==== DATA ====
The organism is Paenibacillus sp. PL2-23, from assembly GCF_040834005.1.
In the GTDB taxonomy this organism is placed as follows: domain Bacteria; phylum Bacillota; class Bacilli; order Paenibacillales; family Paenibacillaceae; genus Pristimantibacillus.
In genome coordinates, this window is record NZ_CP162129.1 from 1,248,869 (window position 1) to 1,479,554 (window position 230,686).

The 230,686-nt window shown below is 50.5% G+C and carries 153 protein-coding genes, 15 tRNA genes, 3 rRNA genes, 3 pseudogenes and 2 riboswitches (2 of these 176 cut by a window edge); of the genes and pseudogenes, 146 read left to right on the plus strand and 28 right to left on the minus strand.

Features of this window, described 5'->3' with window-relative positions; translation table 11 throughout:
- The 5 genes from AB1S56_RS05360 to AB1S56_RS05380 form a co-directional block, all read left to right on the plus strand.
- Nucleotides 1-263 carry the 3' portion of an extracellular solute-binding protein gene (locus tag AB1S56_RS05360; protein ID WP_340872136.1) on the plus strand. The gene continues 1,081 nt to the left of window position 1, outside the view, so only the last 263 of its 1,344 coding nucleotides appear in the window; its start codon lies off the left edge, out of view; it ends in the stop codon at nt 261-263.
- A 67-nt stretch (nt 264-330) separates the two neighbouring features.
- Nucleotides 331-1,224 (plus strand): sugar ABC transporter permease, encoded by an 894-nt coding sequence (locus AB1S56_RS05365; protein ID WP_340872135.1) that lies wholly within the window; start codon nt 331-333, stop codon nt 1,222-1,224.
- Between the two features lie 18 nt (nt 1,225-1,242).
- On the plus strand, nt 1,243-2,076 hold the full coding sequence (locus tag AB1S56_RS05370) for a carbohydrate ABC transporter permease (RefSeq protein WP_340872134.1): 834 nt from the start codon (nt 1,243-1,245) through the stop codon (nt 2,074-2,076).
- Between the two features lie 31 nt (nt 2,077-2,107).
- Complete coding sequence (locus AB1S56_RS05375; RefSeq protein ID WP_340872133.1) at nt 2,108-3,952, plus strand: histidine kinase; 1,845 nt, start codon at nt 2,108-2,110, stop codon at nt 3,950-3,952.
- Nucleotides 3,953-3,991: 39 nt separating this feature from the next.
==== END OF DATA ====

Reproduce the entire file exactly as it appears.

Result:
The organism is Paenibacillus sp. PL2-23, from assembly GCF_040834005.1.
In the GTDB taxonomy this organism is placed as follows: domain Bacteria; phylum Bacillota; class Bacilli; order Paenibacillales; family Paenibacillaceae; genus Pristimantibacillus.
In genome coordinates, this window is record NZ_CP162129.1 from 1,248,869 (window position 1) to 1,479,554 (window position 230,686).

The 230,686-nt window shown below is 50.5% G+C and carries 153 protein-coding genes, 15 tRNA genes, 3 rRNA genes, 3 pseudogenes and 2 riboswitches (2 of these 176 cut by a window edge); of the genes and pseudogenes, 146 read left to right on the plus strand and 28 right to left on the minus strand.

Features of this window, described 5'->3' with window-relative positions; translation table 11 throughout:
- The 5 genes from AB1S56_RS05360 to AB1S56_RS05380 form a co-directional block, all read left to right on the plus strand.
- Nucleotides 1-263 carry the 3' portion of an extracellular solute-binding protein gene (locus tag AB1S56_RS05360; protein ID WP_340872136.1) on the plus strand. The gene continues 1,081 nt to the left of window position 1, outside the view, so only the last 263 of its 1,344 coding nucleotides appear in the window; its start codon lies off the left edge, out of view; it ends in the stop codon at nt 261-263.
- A 67-nt stretch (nt 264-330) separates the two neighbouring features.
- Nucleotides 331-1,224 (plus strand): sugar ABC transporter permease, encoded by an 894-nt coding sequence (locus AB1S56_RS05365; protein ID WP_340872135.1) that lies wholly within the window; start codon nt 331-333, stop codon nt 1,222-1,224.
- Between the two features lie 18 nt (nt 1,225-1,242).
- On the plus strand, nt 1,243-2,076 hold the full coding sequence (locus tag AB1S56_RS05370) for a carbohydrate ABC transporter permease (RefSeq protein WP_340872134.1): 834 nt from the start codon (nt 1,243-1,245) through the stop codon (nt 2,074-2,076).
- Between the two features lie 31 nt (nt 2,077-2,107).
- Complete coding sequence (locus AB1S56_RS05375; RefSeq protein ID WP_340872133.1) at nt 2,108-3,952, plus strand: histidine kinase; 1,845 nt, start codon at nt 2,108-2,110, stop codon at nt 3,950-3,952.
- Nucleotides 3,953-3,991: 39 nt separating this feature from the next.